These are aside the horde of personal decorations conferred upon the Liberian President by a clamoring international community.
When Times therefore named the President as one of 100 persons who influenced the world, many pundits did not show countenance of surprise since Madam Sirleaf’s bewitching personality even defied the sanctity of even the western media.
The President’s public relations machine at home did not leave the honor lying down. The press release announcing the President’s placement amongst the 100 most influential people in the world made huge headlines in addition to special press conferences and live radio talk shows resonating the achievement and raining eulogies on the achiever.
Towards Ellen’s Omission
This year, the headlines have gone sour with a few critical sections of the media whispering that the President has missed the enviable place she had obtained last year.
The reports have come as utter surprise since the President, just three months ago, had won major presidential elections at home and the venerable Nobel Peace Prize abroad.
If there was any better time for Time to list President Sirleaf amongst the 100 most influential people of the world, political pundit James S. Toby, Sr. said, the time is this year because the two achievements nearly jointly received are more revered.
Toby’s reaction appears to be shared by some observers but there are others conjecturing that Times, a media organ, could not have been unaware of unsavory events in Liberia to maintain President Sirleaf on its esteemed pages as one of 100 most influential persons in the world.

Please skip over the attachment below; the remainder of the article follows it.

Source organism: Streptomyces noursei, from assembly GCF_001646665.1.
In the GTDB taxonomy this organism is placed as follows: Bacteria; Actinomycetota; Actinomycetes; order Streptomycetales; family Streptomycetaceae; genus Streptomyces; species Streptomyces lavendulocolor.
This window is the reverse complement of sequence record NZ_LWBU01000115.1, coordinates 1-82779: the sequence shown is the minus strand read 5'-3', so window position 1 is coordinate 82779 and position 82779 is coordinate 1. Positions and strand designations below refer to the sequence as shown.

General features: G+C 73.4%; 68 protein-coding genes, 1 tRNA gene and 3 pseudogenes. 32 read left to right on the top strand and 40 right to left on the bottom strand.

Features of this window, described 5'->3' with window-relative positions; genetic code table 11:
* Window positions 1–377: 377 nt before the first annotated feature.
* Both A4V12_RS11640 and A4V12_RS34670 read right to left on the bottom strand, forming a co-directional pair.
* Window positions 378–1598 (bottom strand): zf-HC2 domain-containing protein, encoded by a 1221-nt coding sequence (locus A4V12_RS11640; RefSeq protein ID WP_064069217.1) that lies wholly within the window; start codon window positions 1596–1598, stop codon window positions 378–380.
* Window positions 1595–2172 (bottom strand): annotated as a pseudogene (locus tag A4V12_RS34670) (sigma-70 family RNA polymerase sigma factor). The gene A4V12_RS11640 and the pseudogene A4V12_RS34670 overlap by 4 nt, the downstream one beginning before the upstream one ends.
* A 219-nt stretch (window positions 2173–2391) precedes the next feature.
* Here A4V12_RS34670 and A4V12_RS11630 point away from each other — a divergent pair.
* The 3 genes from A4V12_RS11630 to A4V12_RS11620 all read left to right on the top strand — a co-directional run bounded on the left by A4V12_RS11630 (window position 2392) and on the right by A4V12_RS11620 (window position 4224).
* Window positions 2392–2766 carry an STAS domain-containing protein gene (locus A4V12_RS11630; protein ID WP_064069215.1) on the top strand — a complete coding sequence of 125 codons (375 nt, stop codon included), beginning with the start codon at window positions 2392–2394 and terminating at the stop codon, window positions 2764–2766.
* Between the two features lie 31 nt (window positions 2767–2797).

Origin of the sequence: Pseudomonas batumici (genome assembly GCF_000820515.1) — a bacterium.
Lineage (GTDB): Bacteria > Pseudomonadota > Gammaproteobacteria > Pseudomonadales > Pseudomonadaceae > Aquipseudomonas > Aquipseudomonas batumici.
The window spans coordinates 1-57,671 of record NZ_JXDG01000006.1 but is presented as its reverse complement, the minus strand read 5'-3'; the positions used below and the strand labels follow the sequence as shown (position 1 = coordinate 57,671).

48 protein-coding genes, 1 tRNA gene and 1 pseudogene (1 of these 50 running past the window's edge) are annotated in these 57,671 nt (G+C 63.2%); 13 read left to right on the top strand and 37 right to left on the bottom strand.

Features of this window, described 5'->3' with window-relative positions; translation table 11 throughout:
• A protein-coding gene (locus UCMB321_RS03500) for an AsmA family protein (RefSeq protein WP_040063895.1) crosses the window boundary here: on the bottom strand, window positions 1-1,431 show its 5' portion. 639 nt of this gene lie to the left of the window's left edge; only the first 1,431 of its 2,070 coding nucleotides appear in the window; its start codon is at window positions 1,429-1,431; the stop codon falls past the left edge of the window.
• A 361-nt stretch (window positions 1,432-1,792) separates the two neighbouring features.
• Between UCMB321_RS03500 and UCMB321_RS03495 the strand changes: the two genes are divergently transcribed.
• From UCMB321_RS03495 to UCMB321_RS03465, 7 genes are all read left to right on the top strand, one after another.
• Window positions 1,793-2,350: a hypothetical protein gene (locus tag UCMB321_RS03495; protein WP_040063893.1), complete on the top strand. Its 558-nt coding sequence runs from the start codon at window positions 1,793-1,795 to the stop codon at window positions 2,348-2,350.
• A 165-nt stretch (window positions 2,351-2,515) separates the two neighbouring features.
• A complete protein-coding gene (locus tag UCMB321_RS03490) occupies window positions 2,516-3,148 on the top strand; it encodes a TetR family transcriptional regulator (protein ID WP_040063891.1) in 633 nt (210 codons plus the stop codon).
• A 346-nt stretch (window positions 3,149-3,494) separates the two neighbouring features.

As University of Liberia student J. Wilmot Teah opines, Times is not deaf and blind to political events of last year and this year; events that saw state security forces under Madam Sirleaf opening fire on peaceful protestors and re-ascending to the Liberian presidency in elections she was the only candidate.

Wilmot Teah wondered how the Times Magazine could have corrupted its pages with making Madam Sirleaf one of 100 influential persons when she did not win a clean, competitive election; when she won over the tears, blood and life of innocent electorates.
Similarly, other pundits contend that President Sirleaf’s reneging on promise to form a government of inclusion following the elections rejected by opponents over fraud allegation could have dissuaded Times from including her amongst the 100 most influential people of the world.
Teah said: “Times says those listed in this year’s 100 most influential people are those ‘who inspired us, entertained us, challenged us, and changed our world.’ Sirleaf has done none of these. And more so, instead of inspiring us, she has further divided us. Instead of entertaining us, she has irked us. Instead of changing our conditions, she brought grief to us. Times was right.”
Still, there are other observers who think the deleting of Sirleaf’s name from the list of influential persons this year has also got to do with her the economy, particularly the budding oil economy which has effectively turned into a “family affair”.
The President is enduring incessant public censures over her appointment of her son, Robert Sirleaf, and other familial relations to head the National Oil Company with powers to superintend the affairs of crude oils found off Liberia’s shores.
The Times Magazine, community leader Oretha Z. Mathis said, would have stunned the civilized world if it has named Madam Sirleaf who is perpetrating a regime of nepotism and parochialism as one of the world’s influential persons “changing our world”.
“The problem of marginalizing other Liberians from the public service is not only about the opposition,” Mathis said, “it is also a problem amongst her partisans as well. In this her second term, what we see is the appointment of cronies, buddies and family members. And despite public outrage, the President is continuing her nepotistic tendencies.”
If you are running a government on the basis of nepotism for the purpose of securing personal and family loots, Madam Mathis asserts, how do you expect a reputable media organ like the Times to select President Sirleaf as one of 100 individuals ‘inspire us, entertain us, challenge us and change our world’ when what we actually see is a leader creating more division, anger and anguish for the people.